The MIT's Class of 1952's Educational Initiatives Fund was key to launching TEP in 1993. TEP was funded from 1994—1997 by the National Science Foundation through a collaborative called TEAMS-BC (Teacher Education Addressing Math and Science in Boston and Cambridge) which included MIT, Harvard, UMASS-Boston, Wheelock College and the Boston and Cambridge school systems. TEP continues to be funded by the NSF through 1999, but now as an independent project. TEP is supervised by Professor Jeanne Bamberger. During the past academic year, Professors Frank Levy and Ron Latanision led a search committee to hire a faculty member to assist Professor Bamberger in directing TEP. This new tenure-track position in the Department of Urban Studies and Planning is MIT's first position devoted to teacher education. The successful search process has led to the hiring of Assistant Professor Eric Klopfer. Dr. Klopfer has a B.S. in Biology from Cornell and a Ph.D. from the University of Wisconsin. He has taught full time in the Amherst Regional High School and prior to his MIT appointment served as a Lecturer in the School of Education at the University of Massachusetts. He has studied the impact of computer systems on student learning in science, math and language arts. His current research focuses on the use of educational technology in science education. We are delighted that Eric Klopfer has joined the MIT family and look forward to his leadership as TEP evolves.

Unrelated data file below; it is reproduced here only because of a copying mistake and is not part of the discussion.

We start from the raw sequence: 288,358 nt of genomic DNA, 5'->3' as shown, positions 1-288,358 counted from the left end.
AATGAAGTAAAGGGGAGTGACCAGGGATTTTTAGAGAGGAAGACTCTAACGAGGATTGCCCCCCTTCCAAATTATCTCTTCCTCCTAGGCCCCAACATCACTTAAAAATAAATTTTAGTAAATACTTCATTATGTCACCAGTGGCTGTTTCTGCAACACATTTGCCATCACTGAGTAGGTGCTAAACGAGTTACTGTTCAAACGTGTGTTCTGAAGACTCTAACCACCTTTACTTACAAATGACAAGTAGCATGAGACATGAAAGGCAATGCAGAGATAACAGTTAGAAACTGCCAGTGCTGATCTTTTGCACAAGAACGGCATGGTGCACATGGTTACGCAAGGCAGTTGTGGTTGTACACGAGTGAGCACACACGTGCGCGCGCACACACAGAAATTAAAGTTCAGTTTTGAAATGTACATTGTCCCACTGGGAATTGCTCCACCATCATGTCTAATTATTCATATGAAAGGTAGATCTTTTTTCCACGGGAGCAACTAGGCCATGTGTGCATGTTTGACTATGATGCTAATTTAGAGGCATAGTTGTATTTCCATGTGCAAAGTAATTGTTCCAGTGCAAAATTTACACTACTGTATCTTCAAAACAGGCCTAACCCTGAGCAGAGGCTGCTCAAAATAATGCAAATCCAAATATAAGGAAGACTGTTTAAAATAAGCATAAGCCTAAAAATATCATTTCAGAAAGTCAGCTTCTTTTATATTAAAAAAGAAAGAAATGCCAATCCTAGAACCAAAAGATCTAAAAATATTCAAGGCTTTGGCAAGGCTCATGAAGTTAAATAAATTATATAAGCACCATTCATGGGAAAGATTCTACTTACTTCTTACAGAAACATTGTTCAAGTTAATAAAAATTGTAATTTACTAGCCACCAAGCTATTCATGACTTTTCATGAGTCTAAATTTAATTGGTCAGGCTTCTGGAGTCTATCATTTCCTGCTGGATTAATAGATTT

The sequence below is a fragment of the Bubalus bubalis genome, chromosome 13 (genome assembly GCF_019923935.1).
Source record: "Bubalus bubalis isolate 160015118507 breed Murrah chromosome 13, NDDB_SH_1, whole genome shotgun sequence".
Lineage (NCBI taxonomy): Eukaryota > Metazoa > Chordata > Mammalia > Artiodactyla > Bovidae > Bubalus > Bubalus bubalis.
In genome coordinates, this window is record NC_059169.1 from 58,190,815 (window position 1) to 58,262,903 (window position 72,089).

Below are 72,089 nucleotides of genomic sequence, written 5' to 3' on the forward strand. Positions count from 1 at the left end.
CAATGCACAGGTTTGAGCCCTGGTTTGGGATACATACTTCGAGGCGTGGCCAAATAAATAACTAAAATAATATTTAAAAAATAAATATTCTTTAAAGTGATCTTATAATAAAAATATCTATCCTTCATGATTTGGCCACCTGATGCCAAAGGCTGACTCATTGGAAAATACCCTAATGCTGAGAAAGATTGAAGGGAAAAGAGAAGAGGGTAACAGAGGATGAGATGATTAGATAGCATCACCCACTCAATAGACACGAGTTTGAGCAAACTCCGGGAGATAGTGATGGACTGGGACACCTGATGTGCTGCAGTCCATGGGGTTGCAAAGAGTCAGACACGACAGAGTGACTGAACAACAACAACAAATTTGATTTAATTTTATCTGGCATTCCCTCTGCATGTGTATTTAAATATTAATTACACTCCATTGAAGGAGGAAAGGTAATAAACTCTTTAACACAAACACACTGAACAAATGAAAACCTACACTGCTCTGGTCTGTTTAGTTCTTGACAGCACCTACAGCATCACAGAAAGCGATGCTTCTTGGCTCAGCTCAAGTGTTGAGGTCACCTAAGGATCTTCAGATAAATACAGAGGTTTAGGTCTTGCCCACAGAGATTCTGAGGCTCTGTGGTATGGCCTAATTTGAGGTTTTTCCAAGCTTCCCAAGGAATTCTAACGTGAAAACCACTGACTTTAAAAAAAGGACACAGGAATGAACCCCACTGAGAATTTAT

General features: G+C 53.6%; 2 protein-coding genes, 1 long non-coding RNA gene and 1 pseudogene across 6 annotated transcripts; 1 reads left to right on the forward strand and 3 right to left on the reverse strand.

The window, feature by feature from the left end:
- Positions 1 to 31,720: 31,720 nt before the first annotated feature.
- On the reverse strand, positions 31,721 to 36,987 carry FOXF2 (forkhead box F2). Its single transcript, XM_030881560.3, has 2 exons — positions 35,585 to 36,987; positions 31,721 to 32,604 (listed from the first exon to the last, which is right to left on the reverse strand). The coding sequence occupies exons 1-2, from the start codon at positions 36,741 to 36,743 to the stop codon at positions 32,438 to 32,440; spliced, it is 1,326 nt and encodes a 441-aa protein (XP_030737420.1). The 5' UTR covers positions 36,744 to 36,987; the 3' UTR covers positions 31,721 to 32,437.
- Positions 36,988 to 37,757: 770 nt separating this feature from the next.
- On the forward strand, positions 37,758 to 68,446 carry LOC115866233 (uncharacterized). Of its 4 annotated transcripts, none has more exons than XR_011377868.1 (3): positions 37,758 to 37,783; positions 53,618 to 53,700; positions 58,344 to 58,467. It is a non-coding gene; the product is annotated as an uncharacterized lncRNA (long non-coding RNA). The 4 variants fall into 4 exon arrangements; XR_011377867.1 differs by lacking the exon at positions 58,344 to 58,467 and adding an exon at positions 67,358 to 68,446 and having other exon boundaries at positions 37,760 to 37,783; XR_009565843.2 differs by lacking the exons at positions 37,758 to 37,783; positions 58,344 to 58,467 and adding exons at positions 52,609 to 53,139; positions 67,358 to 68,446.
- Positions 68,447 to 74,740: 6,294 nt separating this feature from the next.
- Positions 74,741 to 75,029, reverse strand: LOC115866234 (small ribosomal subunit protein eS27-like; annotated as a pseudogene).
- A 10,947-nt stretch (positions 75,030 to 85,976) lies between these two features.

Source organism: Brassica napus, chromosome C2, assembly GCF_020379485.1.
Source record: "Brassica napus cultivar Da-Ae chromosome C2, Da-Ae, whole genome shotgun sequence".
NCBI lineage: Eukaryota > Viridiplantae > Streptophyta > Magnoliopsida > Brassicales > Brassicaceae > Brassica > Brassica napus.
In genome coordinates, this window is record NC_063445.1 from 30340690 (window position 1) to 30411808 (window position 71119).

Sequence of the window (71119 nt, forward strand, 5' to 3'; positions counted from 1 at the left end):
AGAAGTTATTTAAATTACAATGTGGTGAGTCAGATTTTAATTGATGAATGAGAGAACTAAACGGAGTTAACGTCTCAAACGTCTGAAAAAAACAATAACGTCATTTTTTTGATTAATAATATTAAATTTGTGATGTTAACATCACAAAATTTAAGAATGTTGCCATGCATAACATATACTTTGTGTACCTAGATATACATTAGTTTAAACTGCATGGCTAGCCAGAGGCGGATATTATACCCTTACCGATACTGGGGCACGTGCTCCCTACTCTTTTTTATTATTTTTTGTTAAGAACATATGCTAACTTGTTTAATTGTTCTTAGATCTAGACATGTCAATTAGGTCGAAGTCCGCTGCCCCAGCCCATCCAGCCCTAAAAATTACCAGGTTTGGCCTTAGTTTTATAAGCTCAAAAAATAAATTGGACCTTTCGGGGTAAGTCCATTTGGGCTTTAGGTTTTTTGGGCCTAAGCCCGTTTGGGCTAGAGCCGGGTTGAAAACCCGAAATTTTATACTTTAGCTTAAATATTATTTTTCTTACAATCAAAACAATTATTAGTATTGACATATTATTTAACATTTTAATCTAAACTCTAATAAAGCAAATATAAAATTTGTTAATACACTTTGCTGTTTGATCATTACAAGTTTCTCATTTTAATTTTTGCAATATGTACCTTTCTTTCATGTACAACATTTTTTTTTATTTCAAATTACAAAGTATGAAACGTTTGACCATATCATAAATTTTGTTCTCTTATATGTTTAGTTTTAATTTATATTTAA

More information about TEP can be found on the World Wide Web at


The Class of 1952 Educational Initiatives Fund also launched the MIT Teacher Fellows Program, which brings middle and high school teachers together with MIT faculty. Not only is this program effective in helping teachers develop new and creative ways to teach math and science, it allows MIT faculty to share their expertise in the development of K—12 math and science curricula.

Three high school teachers were on campus for year-long sabbaticals. They are Mr. Dana Dunnan of Masconomet High School (Topsfield, MA); Mr. Ken Brody of Boston Technical High School; and Ms. Lynda Beck of Philips Exeter Academy of Exeter, NH. Although the ‘52 fund contributed to the stipends of teachers in the past, the above teachers were self-supporting. All three will return to MIT in 1999—00.